John Hopkin didn’t give us no information about anything. That was the bad part. Not the sad part, but the bad part, cause I don’t know if they didn’t give us information because they was making money out of it or if they was just wanting to keep us in the dark about it. I think they made money out of it, cause they were selling her cells all over the world and shipping them for dollars.
Henrietta’s doctor and his colleagues forever linked Henrietta, Lawrence, Sonny, Deborah, Zakariyya, their children, and all future generations of Lackses to the HeLa cells, and the DNA inside them. And Henrietta’s identity would soon spread from lab to lab as quickly as her cells.
They said they been doin experiments on her and they wanted to come test my children to see if they got that cancer killed their mother.
Deborah couldn’t stop worrying. She was terrified that she might have cancer, and consumed with the idea that researchers had done—and were perhaps still doing—horrible things to her mother…[she] imagined her mother on the moon and being blown up by bombs. She…couldn’t stop wondering if the parts of her mother they were using in research could actually feel the things scientists were doing to them.
I want to tell them a little what HeLa means to me as a young cancer researcher, and how grateful I am for their donation years ago…I do not represent Hopkins, but I am a part of it. In a way I might even want to apologize.
[Deborah] and I spent the day and night together as I soaked up as much of her story as I could, constantly worried she’d change her mind and stop talking to me. But in reality, it seemed now that Deborah had started talking, she might never stop again.
Only people that can get any good from my mother cells is the people that got money, and whoever sellin them cells—they get rich off our mother and we got nothing…All those damn people didn’t deserve her help as far as I’m concerned.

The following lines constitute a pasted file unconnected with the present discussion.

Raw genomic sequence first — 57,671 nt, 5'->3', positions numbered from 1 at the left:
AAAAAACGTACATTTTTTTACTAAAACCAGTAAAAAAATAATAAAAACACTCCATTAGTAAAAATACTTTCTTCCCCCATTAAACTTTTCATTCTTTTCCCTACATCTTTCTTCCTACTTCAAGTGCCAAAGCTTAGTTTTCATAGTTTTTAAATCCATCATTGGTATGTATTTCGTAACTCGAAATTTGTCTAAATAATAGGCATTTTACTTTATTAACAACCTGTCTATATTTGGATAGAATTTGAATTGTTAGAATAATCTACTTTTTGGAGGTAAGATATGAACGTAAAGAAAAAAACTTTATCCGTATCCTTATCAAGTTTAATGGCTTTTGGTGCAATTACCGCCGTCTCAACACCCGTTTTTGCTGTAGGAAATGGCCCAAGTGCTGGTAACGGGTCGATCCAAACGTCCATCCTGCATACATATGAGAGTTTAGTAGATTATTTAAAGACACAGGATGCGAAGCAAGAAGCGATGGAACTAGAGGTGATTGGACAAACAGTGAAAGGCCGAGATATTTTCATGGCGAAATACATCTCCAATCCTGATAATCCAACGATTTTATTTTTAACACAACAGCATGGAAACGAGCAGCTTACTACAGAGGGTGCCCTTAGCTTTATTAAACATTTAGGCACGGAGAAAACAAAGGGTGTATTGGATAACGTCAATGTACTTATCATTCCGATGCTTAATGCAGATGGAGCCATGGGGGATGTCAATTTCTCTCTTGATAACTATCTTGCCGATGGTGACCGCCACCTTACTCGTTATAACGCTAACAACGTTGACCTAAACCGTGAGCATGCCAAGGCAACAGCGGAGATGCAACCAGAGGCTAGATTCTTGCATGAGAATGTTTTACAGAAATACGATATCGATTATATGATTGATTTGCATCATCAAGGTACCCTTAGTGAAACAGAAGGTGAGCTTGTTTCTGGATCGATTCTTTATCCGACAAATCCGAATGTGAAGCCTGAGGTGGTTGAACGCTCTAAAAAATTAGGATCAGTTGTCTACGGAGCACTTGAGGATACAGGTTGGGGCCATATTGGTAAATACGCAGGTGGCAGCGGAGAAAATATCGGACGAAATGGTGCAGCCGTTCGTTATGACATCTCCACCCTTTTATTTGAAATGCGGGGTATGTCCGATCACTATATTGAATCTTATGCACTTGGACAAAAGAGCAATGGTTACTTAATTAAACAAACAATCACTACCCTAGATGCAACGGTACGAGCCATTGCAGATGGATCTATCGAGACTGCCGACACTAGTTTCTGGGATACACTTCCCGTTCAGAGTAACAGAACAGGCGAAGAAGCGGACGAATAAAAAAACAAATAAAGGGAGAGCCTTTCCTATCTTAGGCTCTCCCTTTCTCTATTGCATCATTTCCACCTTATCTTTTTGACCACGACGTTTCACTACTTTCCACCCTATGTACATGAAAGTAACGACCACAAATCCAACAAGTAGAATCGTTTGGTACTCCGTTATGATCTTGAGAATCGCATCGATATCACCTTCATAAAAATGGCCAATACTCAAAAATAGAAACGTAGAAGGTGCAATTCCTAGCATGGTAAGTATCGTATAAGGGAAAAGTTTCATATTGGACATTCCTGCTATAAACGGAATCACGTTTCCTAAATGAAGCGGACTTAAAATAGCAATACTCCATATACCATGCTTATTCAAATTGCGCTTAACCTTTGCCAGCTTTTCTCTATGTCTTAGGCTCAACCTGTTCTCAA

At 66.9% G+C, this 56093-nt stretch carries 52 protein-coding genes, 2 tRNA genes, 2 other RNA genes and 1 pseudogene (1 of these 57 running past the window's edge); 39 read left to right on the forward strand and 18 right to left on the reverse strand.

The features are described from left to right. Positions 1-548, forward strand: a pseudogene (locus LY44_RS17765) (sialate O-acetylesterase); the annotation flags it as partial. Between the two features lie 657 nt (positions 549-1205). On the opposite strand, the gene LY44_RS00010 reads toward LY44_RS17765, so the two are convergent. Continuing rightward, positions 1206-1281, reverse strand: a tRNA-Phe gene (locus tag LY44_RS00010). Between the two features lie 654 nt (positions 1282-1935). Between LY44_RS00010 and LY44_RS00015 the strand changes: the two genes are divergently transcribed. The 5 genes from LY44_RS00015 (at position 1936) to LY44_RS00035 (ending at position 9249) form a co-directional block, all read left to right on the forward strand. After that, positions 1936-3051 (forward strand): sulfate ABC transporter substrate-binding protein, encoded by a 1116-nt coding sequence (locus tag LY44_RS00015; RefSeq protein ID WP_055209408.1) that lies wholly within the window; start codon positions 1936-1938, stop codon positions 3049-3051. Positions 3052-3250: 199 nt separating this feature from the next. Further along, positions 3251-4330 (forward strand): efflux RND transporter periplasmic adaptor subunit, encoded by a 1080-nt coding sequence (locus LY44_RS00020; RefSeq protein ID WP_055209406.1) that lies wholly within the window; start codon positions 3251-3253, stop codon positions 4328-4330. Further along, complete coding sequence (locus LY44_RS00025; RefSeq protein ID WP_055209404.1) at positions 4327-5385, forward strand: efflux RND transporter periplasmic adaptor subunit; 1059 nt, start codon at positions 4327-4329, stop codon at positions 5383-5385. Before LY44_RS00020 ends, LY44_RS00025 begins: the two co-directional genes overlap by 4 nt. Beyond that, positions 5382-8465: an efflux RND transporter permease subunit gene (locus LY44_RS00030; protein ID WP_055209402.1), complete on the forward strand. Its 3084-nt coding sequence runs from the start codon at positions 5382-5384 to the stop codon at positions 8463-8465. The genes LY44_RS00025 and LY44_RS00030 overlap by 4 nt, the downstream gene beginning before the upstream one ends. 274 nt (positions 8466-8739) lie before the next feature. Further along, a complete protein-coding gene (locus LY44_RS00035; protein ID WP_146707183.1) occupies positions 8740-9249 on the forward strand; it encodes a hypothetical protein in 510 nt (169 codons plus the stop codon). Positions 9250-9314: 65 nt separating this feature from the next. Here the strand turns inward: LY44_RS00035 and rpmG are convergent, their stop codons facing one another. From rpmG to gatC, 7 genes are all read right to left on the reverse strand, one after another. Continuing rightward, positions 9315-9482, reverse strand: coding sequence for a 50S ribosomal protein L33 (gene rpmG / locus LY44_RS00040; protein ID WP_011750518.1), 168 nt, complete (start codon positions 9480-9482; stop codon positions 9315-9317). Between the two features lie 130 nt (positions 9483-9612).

Truth be told, I can’t get mad at science, because it help people live, and I’d be a mess without it. I’m a walking drugstore! I can’t say nothing bad about science, but I won’t lie, I would like some health insurance so I don’t got to pay all that money every month for drugs my mother cells probably helped make.
Deborah and Zakariyya stared at the screen like they’d gone into a trance, mouths open, cheeks sagging. It was the closest they’d come to seeing their mother alive since they were babies.
[Deborah] raised the vial and touched it to her lips. “You’re famous,” she whispered, “Just nobody knows it.”
Take one of me and my sister by her and my mother grave…It’ll be the only picture in the world with the three of us almost together.
In that moment…I understood completely how some of the Lackses could believe, without doubt, that Henrietta had been chosen by the Lord to become an immortal being. If you believe the Bible is the literal truth, the immortality of Henrietta’s cells makes perfect sense. Of course they were growing and surviving decades after death, of course they floated through the air, and of course they’d led to cures for diseases and been launched into space. Angels are like that. The Bible tells us so.
This child will someday know that her great-grandmother Henrietta helped the world!...So will that child…and that child…and that child. This is their story now. They need to take hold of it and let it teach them they can change the world too.
People got rich off my mother without us even knowin about them takin her cells, now we don’t get a dime. I used to get so mad about that to where it made me sick and I had to take pills. But I don’t got it in me no more to fight. I just want to know who my mother was.